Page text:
Up until very recently, the advertising industry has managed to
grab the wrong end of the stick where the digital and online revolution
is concerned. Or, let’s be generous, it has managed to confuse the
long-term theory with the now-to-medium-term reality. All the hype has
been about agencies setting up specialist operations to create, plan and
buy online advertising campaigns for mainstream clients. The bad news is
that the budgets involved have largely been five- and six-figure sums
and scores of online advertising specialists have failed.
So much for hype. It’s actually a mirror image of the real story, which
is all about digital and information technology operations - everything
from hardware and software outfits to companies specialising in internet
service provision, portals and online retail - spending hundreds of
millions in old-fashioned mainstream media as they seek to become
It’s a massive growth area - so much so that in the US there are
high-tech companies that are finding it difficult to appoint a consumer
agency of any sort. Too many clients are chasing too few agencies.
So perhaps the question is not so much why Initiative Media launched a
high-tech media planning and buying agency, Initiative.com, last week,
but why it’s taken so long for any company to do so. Actually,
Initiative wasn’t the only company active in this area last week - Young
& Rubicam revealed that it has bought the Banner high-tech agency - but
the Initiative move is a statement of intent and the brand will be
rolled out globally.
Jeffrey Merrihue, Initiative’s chief executive and head of Europe,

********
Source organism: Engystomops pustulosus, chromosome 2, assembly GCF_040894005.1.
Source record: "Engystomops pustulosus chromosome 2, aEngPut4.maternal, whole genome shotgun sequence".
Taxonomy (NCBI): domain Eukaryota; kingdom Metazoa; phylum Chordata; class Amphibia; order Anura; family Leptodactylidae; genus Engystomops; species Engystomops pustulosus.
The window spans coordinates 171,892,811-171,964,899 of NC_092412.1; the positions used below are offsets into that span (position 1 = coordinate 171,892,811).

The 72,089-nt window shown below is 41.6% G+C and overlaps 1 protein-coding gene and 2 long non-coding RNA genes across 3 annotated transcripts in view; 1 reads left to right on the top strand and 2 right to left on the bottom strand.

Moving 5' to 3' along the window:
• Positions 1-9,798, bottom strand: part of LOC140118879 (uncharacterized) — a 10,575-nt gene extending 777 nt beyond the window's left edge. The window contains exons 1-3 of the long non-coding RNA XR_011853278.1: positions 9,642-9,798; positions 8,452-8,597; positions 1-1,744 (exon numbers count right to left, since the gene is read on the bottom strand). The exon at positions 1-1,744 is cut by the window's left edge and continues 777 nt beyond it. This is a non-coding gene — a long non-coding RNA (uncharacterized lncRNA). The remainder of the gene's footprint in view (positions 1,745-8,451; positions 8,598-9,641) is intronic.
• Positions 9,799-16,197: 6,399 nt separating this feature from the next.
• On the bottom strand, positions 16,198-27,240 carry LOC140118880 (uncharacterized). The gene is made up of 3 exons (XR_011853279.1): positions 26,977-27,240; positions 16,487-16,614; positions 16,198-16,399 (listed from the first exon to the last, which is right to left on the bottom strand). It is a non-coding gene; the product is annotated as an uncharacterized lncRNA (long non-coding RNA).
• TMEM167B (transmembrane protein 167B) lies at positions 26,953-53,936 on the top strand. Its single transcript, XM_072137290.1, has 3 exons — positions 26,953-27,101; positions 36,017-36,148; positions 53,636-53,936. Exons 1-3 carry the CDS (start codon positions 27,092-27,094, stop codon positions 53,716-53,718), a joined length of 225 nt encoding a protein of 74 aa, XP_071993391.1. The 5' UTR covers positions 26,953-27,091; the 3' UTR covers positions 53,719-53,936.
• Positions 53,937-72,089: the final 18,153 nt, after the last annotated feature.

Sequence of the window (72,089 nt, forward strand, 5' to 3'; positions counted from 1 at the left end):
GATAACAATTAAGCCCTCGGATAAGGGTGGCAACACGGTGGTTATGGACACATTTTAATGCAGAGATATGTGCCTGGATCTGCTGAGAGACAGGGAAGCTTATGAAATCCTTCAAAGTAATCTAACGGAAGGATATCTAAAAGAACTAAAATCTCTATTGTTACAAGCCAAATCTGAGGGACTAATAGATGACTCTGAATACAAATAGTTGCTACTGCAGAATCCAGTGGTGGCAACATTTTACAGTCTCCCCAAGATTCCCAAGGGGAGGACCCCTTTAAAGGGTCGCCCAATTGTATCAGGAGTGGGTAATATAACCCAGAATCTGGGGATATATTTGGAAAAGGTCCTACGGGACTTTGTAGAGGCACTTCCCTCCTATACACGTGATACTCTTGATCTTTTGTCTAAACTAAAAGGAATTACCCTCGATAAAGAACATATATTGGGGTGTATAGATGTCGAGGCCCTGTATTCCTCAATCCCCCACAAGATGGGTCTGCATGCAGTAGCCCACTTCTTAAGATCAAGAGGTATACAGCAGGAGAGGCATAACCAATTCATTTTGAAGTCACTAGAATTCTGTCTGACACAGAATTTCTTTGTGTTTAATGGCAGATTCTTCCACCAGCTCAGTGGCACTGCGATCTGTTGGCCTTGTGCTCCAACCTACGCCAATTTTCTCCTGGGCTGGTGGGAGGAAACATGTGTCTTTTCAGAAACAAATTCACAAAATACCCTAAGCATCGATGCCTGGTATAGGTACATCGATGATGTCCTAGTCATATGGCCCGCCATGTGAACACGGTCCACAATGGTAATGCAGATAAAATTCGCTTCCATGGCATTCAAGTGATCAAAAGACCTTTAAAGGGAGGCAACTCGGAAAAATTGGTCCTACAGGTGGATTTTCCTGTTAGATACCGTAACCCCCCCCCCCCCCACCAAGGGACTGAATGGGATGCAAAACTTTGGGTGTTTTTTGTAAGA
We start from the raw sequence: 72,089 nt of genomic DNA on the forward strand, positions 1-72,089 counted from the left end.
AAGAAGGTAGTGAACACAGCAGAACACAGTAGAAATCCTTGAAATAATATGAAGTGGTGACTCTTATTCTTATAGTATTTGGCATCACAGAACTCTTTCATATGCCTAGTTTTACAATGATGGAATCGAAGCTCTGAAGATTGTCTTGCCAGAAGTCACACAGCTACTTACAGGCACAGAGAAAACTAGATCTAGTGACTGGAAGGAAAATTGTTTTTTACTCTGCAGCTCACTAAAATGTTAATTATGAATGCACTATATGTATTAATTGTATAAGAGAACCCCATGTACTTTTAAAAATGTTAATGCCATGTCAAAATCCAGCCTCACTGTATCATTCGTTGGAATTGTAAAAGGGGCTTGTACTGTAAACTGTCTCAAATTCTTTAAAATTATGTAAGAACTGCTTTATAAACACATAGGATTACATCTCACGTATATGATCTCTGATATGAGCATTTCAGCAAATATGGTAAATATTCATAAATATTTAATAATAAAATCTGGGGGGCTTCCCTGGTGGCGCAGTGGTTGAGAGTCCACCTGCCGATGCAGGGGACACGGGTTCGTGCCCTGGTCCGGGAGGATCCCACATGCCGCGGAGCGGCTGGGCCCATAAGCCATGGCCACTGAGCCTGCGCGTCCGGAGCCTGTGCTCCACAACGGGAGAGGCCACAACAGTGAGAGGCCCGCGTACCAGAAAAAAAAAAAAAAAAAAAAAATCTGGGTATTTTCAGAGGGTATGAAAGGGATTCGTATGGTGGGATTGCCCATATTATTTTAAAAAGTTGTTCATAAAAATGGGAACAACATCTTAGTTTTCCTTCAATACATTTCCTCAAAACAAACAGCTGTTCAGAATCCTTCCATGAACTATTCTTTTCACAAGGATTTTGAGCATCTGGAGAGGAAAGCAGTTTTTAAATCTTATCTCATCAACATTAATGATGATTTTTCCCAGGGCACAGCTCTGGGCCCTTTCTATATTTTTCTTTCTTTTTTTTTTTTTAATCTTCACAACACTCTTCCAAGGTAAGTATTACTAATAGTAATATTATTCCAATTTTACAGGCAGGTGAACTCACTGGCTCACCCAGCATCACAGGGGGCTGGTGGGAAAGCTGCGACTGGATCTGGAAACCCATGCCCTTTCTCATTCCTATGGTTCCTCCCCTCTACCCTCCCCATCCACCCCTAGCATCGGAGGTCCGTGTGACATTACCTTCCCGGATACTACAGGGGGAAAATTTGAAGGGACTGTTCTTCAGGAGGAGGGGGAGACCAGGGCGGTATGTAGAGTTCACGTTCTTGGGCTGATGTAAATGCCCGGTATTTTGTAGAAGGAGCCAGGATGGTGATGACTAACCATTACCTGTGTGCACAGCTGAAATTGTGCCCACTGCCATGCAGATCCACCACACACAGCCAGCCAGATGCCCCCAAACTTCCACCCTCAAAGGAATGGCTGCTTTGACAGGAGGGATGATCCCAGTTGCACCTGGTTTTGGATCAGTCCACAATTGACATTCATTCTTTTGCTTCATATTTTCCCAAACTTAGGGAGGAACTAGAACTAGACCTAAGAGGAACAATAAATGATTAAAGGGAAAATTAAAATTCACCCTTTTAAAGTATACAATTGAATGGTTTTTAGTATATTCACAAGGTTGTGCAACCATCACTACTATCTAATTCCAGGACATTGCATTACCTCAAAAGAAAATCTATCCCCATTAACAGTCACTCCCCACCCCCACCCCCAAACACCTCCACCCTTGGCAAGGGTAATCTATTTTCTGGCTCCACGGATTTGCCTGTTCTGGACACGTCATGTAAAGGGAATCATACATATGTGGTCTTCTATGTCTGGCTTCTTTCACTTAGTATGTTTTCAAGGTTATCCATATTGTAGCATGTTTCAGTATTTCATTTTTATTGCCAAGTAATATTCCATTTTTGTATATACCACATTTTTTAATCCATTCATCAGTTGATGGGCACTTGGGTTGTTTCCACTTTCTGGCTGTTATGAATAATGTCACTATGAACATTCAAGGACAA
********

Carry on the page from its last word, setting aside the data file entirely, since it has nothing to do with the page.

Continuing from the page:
described the move as the first major evolution of the company since its
formation almost a decade ago. Initiative.com is launched on the back of
the international Sun Microsystems win (also announced last week) and
will service Initiative’s existing IT clients, Cisco Systems and
Mannesmann VDO. The operation will be headed by Simon Foster,
Initiative’s communications planning director.
Will we see other agencies follow suit in setting up IT divisions? And
does it have broader implications for the industry? If you can set up a
specialist IT spin-off, why not ones for, say, retail?
You could argue that the IT sector is unique. IT companies have always
used specialists, typically business press buyers with a feel for
technology and its users. Now that the battle has moved into our living
rooms they need media companies that can combine the critical mass to
buy TV effectively with a feel for the digital world.
Merrihue admits he’s surprised that no-one else has made a decisive move
into this market: ’We developed the idea a while ago but we approached
it conservatively - we wanted to have the clients on board first. I was
sure competitors would do it before us.’
Will they now follow suit? Paul Taylor, the managing director of BMP OMD
(which has several high-tech clients), says he has no plans to do
something similar. He adds: ’We are able to pull together expertise from
a number of specialist divisions including Optimum Action (direct
marketing) and BMP Interaction (online advertising). We can demonstrate
an affinity for the new medium.’
Others are able to demonstrate a similar affinity. And some might argue
that if you spin off too many separate disciplines there’s a danger of
diluting your core proposition. And you could argue that it doesn’t
really matter either way - there’s so much IT business out there that
even the least clued-up specialists will get more than their fair share
That’s not the point though. This could be a new litmus test, a
differentiator between media’s leaders and followers.
As Foster puts it: ’We’ve entered the second industrial revolution and
it’s IT fuelled. The growth opportunities for agencies have to be
enormous. The least you can say is that you’d be pretty stupid to ignore